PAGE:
These lines could be adjusted slightly; for instance, Benn and Roy could swap the top-two spots at center. In addition, one might want the speed and skill of Eriksson paired with Jagr’s intelligence and craftiness. However, Eriksson should be on the top line, and Ryder, with 35 goals last season, has earned that as well–at least to start the season. The main consideration to take into account with the sudden influx of veteran forwards is the separation of experience and speed. It would be simple to place Benn and Eriksson together, but it appears to make more sense to mix youth and experience in the top-two lines. Having Whitney paired with Roy and Ryder/Jagr would be a line chock-full of experience, but it would also risk being sluggish. Separating Benn and Eriksson with the “elders” of the top six would be a solution to balance speed and experience appropriately. Benn has mostly played as a left wing throughout his career, but he has been thrust into the center position at times for the Stars. Unless the organization acquires another top center before the season begins, the Stars’ lack of depth at center will probably necessitate Benn becoming a regular in the middle of the ice. In the 2012 World Championships, Benn took the ice as a center for Team Canada in some games and did well in the faceoff circle.
Also, reserves Tom Wandell, Toby Petersen, and Tomas Vincour could see some playing time on the third or fourth lines. Finally, note Eakin’s role as the third-line center. The Stars still have a legitimate need for a reliable third-line center. Eakin may be able to fill this role, but the Stars probably shouldn’t chance this if the organization is banking on a playoff appearance. Winning the Pacific Division will come down to what team has the most depth.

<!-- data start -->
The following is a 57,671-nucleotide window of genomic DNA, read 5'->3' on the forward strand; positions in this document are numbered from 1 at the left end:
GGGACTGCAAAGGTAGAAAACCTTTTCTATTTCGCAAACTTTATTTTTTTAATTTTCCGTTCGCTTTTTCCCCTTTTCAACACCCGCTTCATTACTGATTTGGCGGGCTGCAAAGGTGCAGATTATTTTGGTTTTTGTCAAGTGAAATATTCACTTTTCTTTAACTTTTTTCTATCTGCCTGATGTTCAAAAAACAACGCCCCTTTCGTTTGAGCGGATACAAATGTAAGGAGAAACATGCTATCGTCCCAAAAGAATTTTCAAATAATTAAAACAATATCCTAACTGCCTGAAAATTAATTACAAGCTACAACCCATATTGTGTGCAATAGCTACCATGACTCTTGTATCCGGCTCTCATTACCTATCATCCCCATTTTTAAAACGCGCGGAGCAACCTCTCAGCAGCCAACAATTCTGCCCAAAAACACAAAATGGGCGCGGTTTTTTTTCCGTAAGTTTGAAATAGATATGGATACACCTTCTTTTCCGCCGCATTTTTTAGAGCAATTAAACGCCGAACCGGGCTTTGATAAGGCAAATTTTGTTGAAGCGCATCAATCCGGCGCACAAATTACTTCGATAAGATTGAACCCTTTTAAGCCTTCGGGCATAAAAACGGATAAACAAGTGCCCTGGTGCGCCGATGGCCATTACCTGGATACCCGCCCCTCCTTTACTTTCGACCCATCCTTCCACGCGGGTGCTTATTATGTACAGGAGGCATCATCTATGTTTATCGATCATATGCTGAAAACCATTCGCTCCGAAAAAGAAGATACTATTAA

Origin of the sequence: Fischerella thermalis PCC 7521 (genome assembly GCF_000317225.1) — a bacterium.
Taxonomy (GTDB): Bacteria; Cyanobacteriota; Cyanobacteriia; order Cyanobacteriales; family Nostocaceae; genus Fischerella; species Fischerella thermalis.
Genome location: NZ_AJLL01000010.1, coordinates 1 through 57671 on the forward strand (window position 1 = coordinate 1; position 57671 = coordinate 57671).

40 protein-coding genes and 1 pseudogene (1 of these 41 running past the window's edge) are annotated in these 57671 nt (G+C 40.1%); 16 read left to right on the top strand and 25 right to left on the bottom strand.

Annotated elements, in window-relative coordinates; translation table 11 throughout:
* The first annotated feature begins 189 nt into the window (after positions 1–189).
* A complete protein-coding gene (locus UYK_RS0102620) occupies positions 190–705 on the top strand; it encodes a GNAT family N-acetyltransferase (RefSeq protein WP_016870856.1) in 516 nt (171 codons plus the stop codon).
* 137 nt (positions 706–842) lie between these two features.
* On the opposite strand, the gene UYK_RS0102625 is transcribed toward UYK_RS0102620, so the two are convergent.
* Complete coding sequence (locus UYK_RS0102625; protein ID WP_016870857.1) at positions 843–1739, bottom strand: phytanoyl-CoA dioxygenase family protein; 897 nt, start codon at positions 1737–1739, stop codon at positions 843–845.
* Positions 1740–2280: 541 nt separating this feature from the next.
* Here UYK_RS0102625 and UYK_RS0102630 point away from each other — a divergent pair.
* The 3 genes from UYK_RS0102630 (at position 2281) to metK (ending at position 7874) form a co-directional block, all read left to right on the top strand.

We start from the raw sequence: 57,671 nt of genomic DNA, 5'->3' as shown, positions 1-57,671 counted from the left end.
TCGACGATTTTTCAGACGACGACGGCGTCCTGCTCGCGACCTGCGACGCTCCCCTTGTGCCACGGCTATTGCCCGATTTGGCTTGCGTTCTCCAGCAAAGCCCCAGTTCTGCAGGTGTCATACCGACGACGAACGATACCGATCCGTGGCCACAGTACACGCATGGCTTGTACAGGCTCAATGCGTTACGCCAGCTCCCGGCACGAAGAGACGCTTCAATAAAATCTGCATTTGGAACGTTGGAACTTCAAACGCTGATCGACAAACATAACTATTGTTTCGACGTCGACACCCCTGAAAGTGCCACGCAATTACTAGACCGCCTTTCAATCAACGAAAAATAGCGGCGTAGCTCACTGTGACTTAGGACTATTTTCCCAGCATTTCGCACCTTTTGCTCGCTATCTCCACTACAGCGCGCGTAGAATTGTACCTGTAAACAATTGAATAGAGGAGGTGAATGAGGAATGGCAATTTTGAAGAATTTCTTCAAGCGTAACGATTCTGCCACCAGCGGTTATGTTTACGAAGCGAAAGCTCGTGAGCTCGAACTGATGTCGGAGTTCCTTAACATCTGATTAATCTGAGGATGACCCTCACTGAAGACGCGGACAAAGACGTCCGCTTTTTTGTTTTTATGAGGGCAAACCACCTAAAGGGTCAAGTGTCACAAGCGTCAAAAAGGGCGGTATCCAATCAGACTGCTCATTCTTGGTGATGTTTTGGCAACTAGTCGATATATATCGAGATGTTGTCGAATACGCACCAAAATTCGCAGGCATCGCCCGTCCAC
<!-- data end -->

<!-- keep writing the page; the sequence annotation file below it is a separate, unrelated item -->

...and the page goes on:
- Defensive Pairings:
Goligoski is in a contract year, so he should be expected to up his productivity this season. Aaron Rome was a nice addition, and he should cement the second defensive pairing with his physical, gritty, and reliable play. Philip Larsen proved himself to be a rising talent in the NHL. Last season, Larsen recorded a +11 +/- rating on a defensive unit that was plagued with poor +/- numbers. In fact, Larsen was tied for the best +/- for a defensemen on the team last year with Sheldon Souray. If he continues to be reliable and productive, he has a chance to get some minutes on the second pairing. Surprisingly, defense looks to be one of the stronger points for a Stars team that has suffered from unsound defensive-zone play in the recent past. Jordie Benn, Jamie Benn’s older brother, and Maxime Fortunus could serve as reserve defensemen for the roster.
Of course, goaltending will once again be the Stars strong-point, as Kari Lehtonen and Richard Bachman continue to prove themselves to be one of the best goalie tandems in the NHL. Throughout his tenure in Dallas, Lehtonen has been the most reliable player on the entire roster, and there isn’t a reason why this should change in the 2012-2013 year.
Considering the makeup of the roster and front office, fans should be anticipating a promising year from the Dallas Stars.